Delaware Valley Port Authority police, according to their report of the incident, had arrested Huff on the New Jersey side of the Walt Whitman Bridge at 11 a.m. Tuesday, and Huff had been at the NovaCare Complex earlier that morning. The NFL prohibits any player from having a gun on league facilities, even if he is legally permitted to carry one. And because they have outfitted the NovaCare campus with security cameras, the Eagles would have known exactly when Huff left and how much time had elapsed before his arrest, and they likely would have known those things when Roseman and coach Doug Pederson met with Huff on Thursday morning to tell him they were releasing him.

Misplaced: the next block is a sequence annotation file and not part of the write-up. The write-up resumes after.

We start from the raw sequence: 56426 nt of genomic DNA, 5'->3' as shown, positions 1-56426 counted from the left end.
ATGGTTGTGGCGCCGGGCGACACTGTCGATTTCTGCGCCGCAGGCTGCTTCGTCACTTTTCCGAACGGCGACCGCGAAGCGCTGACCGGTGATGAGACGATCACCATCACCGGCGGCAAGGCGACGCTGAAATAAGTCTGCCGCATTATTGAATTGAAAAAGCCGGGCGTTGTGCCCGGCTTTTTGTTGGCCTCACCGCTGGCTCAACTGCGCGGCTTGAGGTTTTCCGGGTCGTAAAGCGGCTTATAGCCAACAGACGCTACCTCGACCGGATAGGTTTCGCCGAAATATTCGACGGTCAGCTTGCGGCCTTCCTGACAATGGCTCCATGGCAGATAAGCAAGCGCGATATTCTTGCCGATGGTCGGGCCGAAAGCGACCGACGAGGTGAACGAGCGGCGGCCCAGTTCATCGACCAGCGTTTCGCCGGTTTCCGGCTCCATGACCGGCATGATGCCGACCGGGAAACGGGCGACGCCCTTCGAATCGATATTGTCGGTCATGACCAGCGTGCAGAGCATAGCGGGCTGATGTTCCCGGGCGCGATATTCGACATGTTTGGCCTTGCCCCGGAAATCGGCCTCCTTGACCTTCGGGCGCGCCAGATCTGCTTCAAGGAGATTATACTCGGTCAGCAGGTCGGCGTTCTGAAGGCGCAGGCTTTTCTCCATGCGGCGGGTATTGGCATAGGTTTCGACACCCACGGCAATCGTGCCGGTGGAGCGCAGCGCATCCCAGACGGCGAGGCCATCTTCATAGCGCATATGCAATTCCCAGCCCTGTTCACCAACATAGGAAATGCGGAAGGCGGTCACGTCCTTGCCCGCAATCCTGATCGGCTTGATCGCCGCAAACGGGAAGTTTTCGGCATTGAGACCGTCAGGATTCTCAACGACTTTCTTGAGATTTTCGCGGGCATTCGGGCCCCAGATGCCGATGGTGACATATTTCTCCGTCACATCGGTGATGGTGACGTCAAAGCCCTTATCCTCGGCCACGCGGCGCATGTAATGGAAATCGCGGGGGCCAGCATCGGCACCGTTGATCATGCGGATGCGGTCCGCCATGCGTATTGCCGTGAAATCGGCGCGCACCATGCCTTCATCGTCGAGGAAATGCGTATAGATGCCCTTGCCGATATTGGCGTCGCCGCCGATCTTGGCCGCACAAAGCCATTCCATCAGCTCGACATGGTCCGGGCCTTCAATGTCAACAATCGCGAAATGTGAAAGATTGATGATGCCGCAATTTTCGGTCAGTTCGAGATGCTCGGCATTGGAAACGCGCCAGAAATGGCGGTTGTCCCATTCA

So Roseman was asked: Did Josh have a gun on the premises here before he left?
"Josh told us that he did not," Roseman said.
Josh told us. With that bit of attribution, Roseman made it clear that, unless Huff was keeping Carson Wentz-style hours in the film room, the Eagles believed they had cause to be skeptical of his story. Roseman is smart. As a lawyer, he's trained to maintain plausible deniability, to know exactly what he can say and what he can't. And if getting pulled over with some pot and a gun that Huff could legally carry in Pennsylvania didn't at first seem scandalous, the timing and ramifications of his actions were. The possibility that Huff had toted that weapon on to team property and violated NFL policy - and that the world now perceived that he had done so - was enough for the Eagles to deem Huff too dumb and dangerous to play for them anymore.